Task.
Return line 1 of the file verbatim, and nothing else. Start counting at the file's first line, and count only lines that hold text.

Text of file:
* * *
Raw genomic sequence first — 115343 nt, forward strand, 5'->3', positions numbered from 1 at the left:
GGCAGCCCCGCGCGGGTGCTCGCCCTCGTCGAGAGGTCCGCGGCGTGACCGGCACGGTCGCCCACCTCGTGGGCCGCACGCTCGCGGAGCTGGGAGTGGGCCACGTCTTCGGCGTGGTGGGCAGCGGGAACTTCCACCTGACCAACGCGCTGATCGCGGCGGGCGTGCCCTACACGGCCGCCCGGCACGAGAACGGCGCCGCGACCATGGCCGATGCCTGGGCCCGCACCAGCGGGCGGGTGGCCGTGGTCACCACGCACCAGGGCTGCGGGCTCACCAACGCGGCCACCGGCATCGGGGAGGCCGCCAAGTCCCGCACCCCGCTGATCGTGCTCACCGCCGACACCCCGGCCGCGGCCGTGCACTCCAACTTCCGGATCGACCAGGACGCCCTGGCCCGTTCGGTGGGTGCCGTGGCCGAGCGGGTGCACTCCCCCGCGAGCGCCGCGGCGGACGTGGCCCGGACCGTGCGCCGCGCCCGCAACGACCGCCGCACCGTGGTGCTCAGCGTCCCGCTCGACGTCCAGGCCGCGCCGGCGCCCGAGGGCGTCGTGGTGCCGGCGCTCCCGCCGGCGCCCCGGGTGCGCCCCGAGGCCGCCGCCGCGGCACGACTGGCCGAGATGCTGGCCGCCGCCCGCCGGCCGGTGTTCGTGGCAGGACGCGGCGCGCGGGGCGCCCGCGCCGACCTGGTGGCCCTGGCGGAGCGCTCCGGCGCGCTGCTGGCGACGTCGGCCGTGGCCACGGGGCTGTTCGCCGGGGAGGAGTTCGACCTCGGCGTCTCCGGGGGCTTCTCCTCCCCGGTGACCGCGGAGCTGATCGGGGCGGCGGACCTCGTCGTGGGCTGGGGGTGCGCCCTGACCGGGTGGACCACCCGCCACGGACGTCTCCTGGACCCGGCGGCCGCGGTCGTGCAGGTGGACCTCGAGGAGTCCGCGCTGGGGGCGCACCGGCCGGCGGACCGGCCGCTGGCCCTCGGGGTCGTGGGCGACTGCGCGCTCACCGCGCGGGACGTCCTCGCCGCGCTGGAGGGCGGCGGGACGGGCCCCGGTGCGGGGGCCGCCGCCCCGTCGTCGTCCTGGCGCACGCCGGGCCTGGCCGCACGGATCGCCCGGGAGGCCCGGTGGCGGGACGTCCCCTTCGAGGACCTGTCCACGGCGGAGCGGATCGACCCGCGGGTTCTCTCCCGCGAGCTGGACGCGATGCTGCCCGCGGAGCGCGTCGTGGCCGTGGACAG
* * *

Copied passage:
Raw genomic sequence first — 115343 nt, forward strand, 5'->3', positions numbered from 1 at the left: